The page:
Turns out that snarl is hard to un­tan­gle

Baltimore Sun - - MARYLAND - Dan Rodricks dro­dricks@balt­sun.com

At the in­ter­sec­tion of util­ity and aes­thet­ics, I see a big ball of black wire that looks like it could sud­denly spring to life and slither through the sec­ond-floor win­dows of a row­house to trap its prey.

Par­don my Harry Pot­ter­ish imag­i­na­tion. But maybe you’ve seen what I’m talk­ing about: Piles and knots of over­head ca­bles that carry TV pro­gram­ming, Wi-Fi and tele­phone ser­vice into Bal­ti­more homes. They lurk in rear al­leys, in back­yards, even over side­walks.

In old cities like Bal­ti­more, peo­ple have been liv­ing un­der wires for sev­eral gen­er­a­tions, more so since the ad­vent of the in­ter­net, so there’s noth­ing new here. We have grown used to over­head wires. We have lost sight of their un­sight­li­ness. Util­ity beat aes­thet­ics decades ago. But here’s the thing: The wires have mul­ti­plied. Old wires ap­pear to co-ex­ist with new wires now. When one cable line goes off — be­cause, say, a cus­tomer switches ser­vice — an­other even­tu­ally takes its place, and the dor­mant wire is left be­hind, and on and on, un­til a util­ity pole in an al­ley in Rem­ing­ton looks like the Whomp­ing Wil­low at Hog­warts.

I’ve re­ally no­ticed this only re­cently, at row­houses I’ve vis­ited over the last few months — sev­eral gen­er­a­tions of wire, a lot of it snipped and ap­par­ently use­less, coiled and snarly, hang­ing and dan­gling, a real eye­sore.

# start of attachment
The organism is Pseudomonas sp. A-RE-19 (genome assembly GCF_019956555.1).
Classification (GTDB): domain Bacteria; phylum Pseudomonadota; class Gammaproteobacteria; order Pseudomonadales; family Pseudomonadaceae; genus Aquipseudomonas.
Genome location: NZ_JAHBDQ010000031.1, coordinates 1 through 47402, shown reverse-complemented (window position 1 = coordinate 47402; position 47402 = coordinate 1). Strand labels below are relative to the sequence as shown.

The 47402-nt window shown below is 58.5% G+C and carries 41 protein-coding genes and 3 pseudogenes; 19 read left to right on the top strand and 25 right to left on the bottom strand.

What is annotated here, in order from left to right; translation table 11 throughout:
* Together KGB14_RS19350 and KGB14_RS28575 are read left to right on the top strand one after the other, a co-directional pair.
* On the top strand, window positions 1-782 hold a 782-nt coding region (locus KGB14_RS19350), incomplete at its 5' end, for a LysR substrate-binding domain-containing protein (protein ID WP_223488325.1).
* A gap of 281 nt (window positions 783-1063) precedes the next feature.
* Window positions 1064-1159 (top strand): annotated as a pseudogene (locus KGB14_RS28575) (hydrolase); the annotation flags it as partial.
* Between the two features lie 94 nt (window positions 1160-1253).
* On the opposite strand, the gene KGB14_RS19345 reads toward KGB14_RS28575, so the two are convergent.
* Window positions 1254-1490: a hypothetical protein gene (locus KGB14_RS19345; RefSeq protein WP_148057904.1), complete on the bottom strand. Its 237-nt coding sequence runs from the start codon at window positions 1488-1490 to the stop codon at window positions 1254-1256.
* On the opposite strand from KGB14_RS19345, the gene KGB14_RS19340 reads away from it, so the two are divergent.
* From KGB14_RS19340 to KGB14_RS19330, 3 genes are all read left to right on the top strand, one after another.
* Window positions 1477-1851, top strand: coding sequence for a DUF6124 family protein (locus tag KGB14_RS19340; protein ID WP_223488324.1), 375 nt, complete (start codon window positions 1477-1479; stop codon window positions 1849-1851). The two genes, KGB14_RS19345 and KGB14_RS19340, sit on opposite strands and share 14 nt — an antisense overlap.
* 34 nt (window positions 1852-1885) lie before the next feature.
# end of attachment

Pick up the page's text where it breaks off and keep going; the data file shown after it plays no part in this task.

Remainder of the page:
I as­sume the peo­ple who live in such neigh­bor­hoods are happy to have cable ser­vice and ac­cept the ugly piles of black wire that crown their back­yards and al­leys.

But I’ve come along to­day to ask the ques­tion about what ap­pear to be left­over wires: Who is re­spon­si­ble for re­mov­ing them?

Cer­tainly one of the many com­pa­nies that at­tach their lines to BGE or Ver­i­zon poles must take some re­spon­si­bil­ity for this. A snip here, a snip there — a trim would do the old neigh­bor­hood good, right?

“It’s a com­plex ques­tion,” a help­ful man named Juan Alvarado de­clared when I spoke to him Tues­day.

Alvarado is di­rec­tor of the Telecom­mu­ni­ca­tions, Gas and Water Di­vi­sion of the Mary­land Public Ser­vice Com­mis­sion, and he’s quite fa­mil­iar with the is­sues of messy and low-hang­ing wires. In fact, prompted by a leg­isla­tive ef­fort in An­napo­lis, the PSC staff re­cently un­der­took a study of util­ity lines and what the state might do when they be­come a tan­gled mess.

The mat­ter is com­pli­cated. For one thing, fed­eral law cov­ers util­ity poles and forms the base­line reg­u­la­tion for what at­taches to them and how com­pa­nies use them.

At the state level, Alvarado says, the main con­cern with util­ity lines is whether they pose a haz­ard to public safety. The PSC, he says, is not as con­cerned with aes­thet­ics: “We don’t have au­thor­ity over that.”

And “aes­thet­ics” would be the only rea­son to force cable or tele­phone com­pa­nies to clean up their messes.

But even that’s com­pli­cated. Lines that look in­ac­tive might be used in the fu­ture. And those that are dor­mant might be left in place for good rea­son: Com­cast can run a new line to a house, but its in­staller can’t re­move a Ver­i­zon line.

“They can’t cut a line that doesn’t be­long to them,” Alvarado says. And so, an is­sue as tan­gled as the wires. We would need a van full of cable guys from each com­pany to travel around city and sub­urbs, sort­ing out each tan­gle, cut­ting any un­nec­es­sary lines. And there would prob­a­bly still be a mess.

If we re­ally cared about this — clean over ugly, aes­thet­ics over mere util­ity — we would have to in­sist that the wires be buried and the poles re­moved, and be ready to pay for it.


Un­used cable and tele­phone wires wrapped around a pole in Ham­p­den add an un­sightly ac­cent to the neigh­bor­hood’s ap­pear­ance.

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